Film

ParaNorman

Director
Sam Fell, Chris Butler
Certificate
PG
Running Time
92 mins

Sam Fell had the misfortune to co-direct Aardman’s first foray into computer animation, the mediocre Flushed Away. This laboured in the shadow of Pixar’s superior, similarly themed Ratatouille and precipitated the great Bristol animation studio’s divorce from DreamWorks. Six years later in 2012, Fell enjoyed a dramatic reversal of fortunes. Teaming up with Laika, the stop-motion studio behind the striking Coraline, he produced one of the year’s most enjoyable animations. Not only is ParaNorman much more fun than its multiplex rival, Pixar’s cookie-cutter Brave, but it also got in ahead of the Autumn 2012 wave of spooky animated fare such as Hotel Transylvania and Frankenweenie.

Norman Babcock (Kodi Smit-McPhee) is a weird little vertical-haired kid who enjoys watching grisly horror movies with his granny (Elaine Stritch). Trouble is, gran’s deceased. Yep – Norman’s got that ‘Sixth Sense’ thing going on. This makes him something of an outcast in Blithe Hollow, whose denizens cash in on their town’s gruesome witch-hunting history. But Norman’s unlikely talent is about to prove vital in overcoming zombies unleashed by a 300-year-old curse.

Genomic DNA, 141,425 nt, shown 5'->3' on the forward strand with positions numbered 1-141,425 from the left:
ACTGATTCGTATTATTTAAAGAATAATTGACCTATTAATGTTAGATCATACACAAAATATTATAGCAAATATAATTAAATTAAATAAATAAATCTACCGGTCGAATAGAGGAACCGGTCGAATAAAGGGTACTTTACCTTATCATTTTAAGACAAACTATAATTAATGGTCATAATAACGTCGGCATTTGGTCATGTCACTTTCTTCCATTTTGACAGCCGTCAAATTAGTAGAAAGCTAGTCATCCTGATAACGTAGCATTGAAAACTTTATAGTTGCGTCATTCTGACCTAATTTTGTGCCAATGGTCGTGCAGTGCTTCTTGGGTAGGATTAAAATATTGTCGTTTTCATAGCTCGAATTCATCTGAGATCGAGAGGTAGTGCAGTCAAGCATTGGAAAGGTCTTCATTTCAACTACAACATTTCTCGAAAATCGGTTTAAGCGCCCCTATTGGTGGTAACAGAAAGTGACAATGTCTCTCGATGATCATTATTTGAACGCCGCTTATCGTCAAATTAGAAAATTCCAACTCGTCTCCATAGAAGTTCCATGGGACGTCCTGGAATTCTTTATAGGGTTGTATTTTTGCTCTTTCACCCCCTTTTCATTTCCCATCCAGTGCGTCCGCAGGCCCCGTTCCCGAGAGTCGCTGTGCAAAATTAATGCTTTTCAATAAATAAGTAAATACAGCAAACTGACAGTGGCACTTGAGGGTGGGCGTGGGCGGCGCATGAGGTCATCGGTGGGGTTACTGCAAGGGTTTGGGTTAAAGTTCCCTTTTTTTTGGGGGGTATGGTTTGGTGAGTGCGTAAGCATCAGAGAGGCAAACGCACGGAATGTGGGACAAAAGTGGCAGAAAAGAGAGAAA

Salem-esque Blithe Hollow looks absolutely magnificent, even if the story is fairly straightforward. That said, ParaNorman walks several tightropes successfully. Adult gorehounds will enjoy all the loving references to classic horror movies, but these are never too smug or permitted to interfere with the kid-friendly storytelling. Despite serving up the obligatory big cheesy moral, the film is also surprisingly subversive for a Hollywood product, making fun of many of America’s defining characteristics. You know: stupidity, religious fundamentalism, hatred of non-conformity, vengeance-crazed angry mobs, and so on. There’s even an amusing twist on the standard-issue macho jock figure (Casey Afleck).

Support
independent journalism

Bristol24/7 relies on your support to remain independent. If you like what we do and you want us to keep reporting, become a member for just £45 for the year

Join now

Norman’s knockabout relationship with dim fatso Neil (Tucker Albrizzi), who comes up with a Darwinian explanation for bullying (“It’s survival of the thickest!”), is curiously reminiscent of that between Greg and Rowley in the Diary of a Wimpy Kid films by Fell’s Flushed Away co-director David Bowers. Children and lowbrow humour enthusiasts alike will also enjoy the bisected dead dog that can sniff its own bottom.

By robin askew, Tuesday, Oct 20 2020

Related listings

Related articles